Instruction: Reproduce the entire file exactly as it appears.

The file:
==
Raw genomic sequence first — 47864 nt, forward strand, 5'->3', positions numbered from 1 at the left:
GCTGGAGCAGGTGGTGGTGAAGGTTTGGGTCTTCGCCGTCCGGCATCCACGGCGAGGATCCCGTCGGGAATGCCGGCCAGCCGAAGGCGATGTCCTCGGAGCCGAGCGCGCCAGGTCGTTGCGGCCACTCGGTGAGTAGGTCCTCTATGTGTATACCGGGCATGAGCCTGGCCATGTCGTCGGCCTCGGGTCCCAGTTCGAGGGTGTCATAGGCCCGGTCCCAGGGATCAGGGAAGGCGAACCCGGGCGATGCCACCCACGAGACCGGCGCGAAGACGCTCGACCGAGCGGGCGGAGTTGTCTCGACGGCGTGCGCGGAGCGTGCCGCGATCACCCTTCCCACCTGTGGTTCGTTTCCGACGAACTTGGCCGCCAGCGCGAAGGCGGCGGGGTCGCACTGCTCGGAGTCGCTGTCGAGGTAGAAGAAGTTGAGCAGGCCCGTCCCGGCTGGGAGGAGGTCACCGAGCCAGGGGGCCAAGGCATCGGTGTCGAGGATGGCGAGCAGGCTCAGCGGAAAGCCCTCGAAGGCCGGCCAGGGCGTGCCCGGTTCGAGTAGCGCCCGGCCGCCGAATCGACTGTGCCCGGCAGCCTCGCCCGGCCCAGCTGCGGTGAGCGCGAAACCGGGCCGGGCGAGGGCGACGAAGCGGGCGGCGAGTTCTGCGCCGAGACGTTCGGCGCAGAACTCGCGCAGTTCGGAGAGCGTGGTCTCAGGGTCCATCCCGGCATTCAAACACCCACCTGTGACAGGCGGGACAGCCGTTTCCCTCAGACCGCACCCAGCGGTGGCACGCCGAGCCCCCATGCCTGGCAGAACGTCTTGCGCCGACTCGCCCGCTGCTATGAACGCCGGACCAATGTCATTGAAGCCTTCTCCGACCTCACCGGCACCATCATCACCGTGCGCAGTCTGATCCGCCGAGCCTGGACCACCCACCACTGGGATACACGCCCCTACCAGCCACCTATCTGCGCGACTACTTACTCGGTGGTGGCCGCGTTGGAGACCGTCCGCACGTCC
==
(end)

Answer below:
Raw genomic sequence first — 47864 nt, forward strand, 5'->3', positions numbered from 1 at the left:
GCTGGAGCAGGTGGTGGTGAAGGTTTGGGTCTTCGCCGTCCGGCATCCACGGCGAGGATCCCGTCGGGAATGCCGGCCAGCCGAAGGCGATGTCCTCGGAGCCGAGCGCGCCAGGTCGTTGCGGCCACTCGGTGAGTAGGTCCTCTATGTGTATACCGGGCATGAGCCTGGCCATGTCGTCGGCCTCGGGTCCCAGTTCGAGGGTGTCATAGGCCCGGTCCCAGGGATCAGGGAAGGCGAACCCGGGCGATGCCACCCACGAGACCGGCGCGAAGACGCTCGACCGAGCGGGCGGAGTTGTCTCGACGGCGTGCGCGGAGCGTGCCGCGATCACCCTTCCCACCTGTGGTTCGTTTCCGACGAACTTGGCCGCCAGCGCGAAGGCGGCGGGGTCGCACTGCTCGGAGTCGCTGTCGAGGTAGAAGAAGTTGAGCAGGCCCGTCCCGGCTGGGAGGAGGTCACCGAGCCAGGGGGCCAAGGCATCGGTGTCGAGGATGGCGAGCAGGCTCAGCGGAAAGCCCTCGAAGGCCGGCCAGGGCGTGCCCGGTTCGAGTAGCGCCCGGCCGCCGAATCGACTGTGCCCGGCAGCCTCGCCCGGCCCAGCTGCGGTGAGCGCGAAACCGGGCCGGGCGAGGGCGACGAAGCGGGCGGCGAGTTCTGCGCCGAGACGTTCGGCGCAGAACTCGCGCAGTTCGGAGAGCGTGGTCTCAGGGTCCATCCCGGCATTCAAACACCCACCTGTGACAGGCGGGACAGCCGTTTCCCTCAGACCGCACCCAGCGGTGGCACGCCGAGCCCCCATGCCTGGCAGAACGTCTTGCGCCGACTCGCCCGCTGCTATGAACGCCGGACCAATGTCATTGAAGCCTTCTCCGACCTCACCGGCACCATCATCACCGTGCGCAGTCTGATCCGCCGAGCCTGGACCACCCACCACTGGGATACACGCCCCTACCAGCCACCTATCTGCGCGACTACTTACTCGGTGGTGGCCGCGTTGGAGACCGTCCGCACGTCC